Sheltered from the insects, I wrote in my journal and planned my hike for the next day. I could hike another 10 miles and stay at another shelter, or I could go for it, and see if I could get all the way back to the foot of Bromley before nightfall. This would be close to a 20 mile hike and I was interested to see if I could make it. I’m planning a 50 mile section hike in a few weeks and have been thinking about extending the 10 mile per day average that I use for planning purposes. I decided to get up at 5 am to stretch the daylight I would have available and promptly fell asleep at 8:30 pm.

Day 2:

I woke the next morning at 5 am and left camp by 6 am. I covered the next 2 miles in about an hour passing several beaver dams and hiking beside a stream through lots of mud until I came to Rt. 140 and the border of the Big Branch Wilderness. The Long Trail can be difficult to follow in this area because the maintainers do not clear blow-downs or paint blazes. I crossed USFR 10 and signed in at the trail register. A hiker from Somerville, MA, about 1 mile from my home outside of Boston, had signed in right before me on the previous day.

Big Branch Wilderness, Long Trail Vermont
Big Branch Wilderness

My goal was to climb 1,350 ft over Baker Peak (3,260 ft) and reach Griffith Lake by noon for a quick lunch. I quickly passed Big Branch Shelter and 3 more thru-hikers. They were headed to the Gov. Clement Shelter, at the foot of Killington Peak, about 20 miles north. As I climbed, the mist began to clear, the sun came out and it started to get very hot in the forest. I changed into a lighter set of hiking pants and a lighter shirt and continued climbing.  When I got to the summit of Baker, my Green Mountain Club trail map failed me again. I couldn’t figure out where to go and had to do a little exploring before I guessed that I had to climb over the rocky summit and down the other side, sliding on my butt to avoid plummeting into the woods below the peak. The GMC Long Trail map is not fine grained enough to show this level of detail and I need to switch it out before my next trip at Journey’s End near Canada.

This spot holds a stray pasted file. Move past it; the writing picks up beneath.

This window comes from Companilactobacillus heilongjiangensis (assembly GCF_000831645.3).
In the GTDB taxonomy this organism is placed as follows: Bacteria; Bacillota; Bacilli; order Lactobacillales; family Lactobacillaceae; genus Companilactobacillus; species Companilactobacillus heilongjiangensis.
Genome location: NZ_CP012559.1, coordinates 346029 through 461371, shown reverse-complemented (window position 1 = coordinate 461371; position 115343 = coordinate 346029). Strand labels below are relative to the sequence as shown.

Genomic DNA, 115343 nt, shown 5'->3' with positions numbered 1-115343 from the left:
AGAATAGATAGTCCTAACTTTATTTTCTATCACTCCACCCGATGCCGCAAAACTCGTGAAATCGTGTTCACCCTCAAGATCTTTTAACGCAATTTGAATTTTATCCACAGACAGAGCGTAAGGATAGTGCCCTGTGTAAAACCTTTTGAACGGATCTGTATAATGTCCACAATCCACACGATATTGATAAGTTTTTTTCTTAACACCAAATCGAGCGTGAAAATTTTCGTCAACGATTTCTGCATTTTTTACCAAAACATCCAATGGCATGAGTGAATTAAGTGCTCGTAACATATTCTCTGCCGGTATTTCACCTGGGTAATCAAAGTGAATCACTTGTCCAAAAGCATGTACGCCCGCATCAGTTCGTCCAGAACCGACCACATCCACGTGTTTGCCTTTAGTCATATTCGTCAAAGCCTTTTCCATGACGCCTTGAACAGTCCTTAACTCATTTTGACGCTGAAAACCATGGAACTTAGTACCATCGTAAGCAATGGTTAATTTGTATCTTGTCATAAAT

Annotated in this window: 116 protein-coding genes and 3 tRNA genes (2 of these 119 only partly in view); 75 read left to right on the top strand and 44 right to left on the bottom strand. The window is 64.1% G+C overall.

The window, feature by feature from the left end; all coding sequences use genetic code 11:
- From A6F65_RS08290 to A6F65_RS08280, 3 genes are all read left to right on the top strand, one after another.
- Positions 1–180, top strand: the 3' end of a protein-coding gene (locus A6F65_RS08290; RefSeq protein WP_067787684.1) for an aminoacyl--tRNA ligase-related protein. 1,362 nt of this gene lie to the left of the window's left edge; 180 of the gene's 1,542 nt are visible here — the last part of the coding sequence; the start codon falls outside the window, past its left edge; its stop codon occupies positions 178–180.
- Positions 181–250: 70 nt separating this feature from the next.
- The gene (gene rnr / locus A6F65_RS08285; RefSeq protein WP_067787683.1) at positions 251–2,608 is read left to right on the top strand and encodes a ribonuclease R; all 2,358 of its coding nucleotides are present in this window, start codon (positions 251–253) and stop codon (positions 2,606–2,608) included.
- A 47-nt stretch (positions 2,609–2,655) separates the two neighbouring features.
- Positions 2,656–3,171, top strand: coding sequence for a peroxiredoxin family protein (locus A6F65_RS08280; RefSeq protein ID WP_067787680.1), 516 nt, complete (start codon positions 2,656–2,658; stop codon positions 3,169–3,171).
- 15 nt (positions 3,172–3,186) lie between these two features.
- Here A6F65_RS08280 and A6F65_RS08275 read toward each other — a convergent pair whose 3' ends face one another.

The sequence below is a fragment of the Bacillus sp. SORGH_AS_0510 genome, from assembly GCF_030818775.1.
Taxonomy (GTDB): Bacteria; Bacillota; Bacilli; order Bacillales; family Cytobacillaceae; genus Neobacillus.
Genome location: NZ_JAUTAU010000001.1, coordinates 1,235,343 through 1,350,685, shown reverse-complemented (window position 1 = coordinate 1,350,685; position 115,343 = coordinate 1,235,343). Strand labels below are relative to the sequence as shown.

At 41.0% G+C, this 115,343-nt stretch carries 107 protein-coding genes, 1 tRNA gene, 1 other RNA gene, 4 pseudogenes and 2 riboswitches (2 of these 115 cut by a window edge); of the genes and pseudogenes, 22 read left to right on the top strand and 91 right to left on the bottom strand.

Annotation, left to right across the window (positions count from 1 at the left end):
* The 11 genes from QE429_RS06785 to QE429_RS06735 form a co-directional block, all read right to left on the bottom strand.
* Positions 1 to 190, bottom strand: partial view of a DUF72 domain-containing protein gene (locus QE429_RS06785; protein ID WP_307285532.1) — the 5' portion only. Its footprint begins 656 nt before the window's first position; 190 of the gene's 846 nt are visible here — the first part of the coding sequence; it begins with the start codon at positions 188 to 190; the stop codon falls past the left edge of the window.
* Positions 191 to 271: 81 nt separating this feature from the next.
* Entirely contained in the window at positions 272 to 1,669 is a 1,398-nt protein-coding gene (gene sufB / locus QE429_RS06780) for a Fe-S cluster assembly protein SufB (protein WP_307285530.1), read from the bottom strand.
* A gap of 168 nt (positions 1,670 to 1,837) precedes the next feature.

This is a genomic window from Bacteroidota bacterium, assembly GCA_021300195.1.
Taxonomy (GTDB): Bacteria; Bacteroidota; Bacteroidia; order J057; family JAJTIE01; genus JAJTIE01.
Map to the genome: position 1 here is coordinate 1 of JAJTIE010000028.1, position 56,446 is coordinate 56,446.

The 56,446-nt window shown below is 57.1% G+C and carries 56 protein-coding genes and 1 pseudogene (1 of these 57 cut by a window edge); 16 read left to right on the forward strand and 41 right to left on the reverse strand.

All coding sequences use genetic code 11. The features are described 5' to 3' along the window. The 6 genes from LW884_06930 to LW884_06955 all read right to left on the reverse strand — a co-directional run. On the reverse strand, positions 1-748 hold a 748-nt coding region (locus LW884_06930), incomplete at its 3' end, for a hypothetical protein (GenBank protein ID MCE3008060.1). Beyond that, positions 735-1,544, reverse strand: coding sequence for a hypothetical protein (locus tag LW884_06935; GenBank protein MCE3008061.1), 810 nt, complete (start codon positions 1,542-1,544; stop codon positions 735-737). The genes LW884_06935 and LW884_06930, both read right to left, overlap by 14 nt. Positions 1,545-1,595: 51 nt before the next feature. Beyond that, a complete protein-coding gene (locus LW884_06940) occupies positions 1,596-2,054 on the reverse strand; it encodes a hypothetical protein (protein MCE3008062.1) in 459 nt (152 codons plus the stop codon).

Before arriving at Griffith Lake, I descended a slight col after Baker and then followed about a half-mile of wooden boardwalk. This area must get very wet in the spring and there are obvious attempts by the GMC to re-vegetate the area by keeping people on the path and away from the waters edge. I arrived at the Griffith Lake tenting area by 11:00 and had a quick, but heavy lunch because I knew I was going to need the calories later in the afternoon. Griffith Lake is a wonderfully secluded spot and the water looked very inviting for a quick dip, but the Long Trail Guide advises caution due to leeches in the water.

Griffith Lake Boardwalk, Long Trail Vermont
Griffith Lake Boardwalk

After lunch, I filtered 3 more liters of water and was on my way. I had a brief chat with another thru-hiker that I met 1/2 mile down the trail at Peru Peak Shelter. He warned me about very muddy conditions up to Peru Peak (3,429 ft), a climb of about 800 ft, which was my next destination. He was right, but I plowed through most of it in my waterproof leather boots.

After Peru there is a shallow col before Styles Peak (3,394 ft) and then the trail plunges 950 ft. to Mad Tom Notch, which was 14 miles from my starting point for the day at Little Rock Pond. It was 2:30 pm when I reached Mad Tom, where I met up with some GMC trail maintainers from the Manchester chapter who had just cleared 3 miles of blow-downs on the north face of Bromley Mountain. I dropped my pack and we chatted for a while, while I refilled my platypus bladder from a fresh water pump located there. They then headed off for ice-cream as I continued up Bromley Mountain (3,260 ft), a final ascent of 800 ft.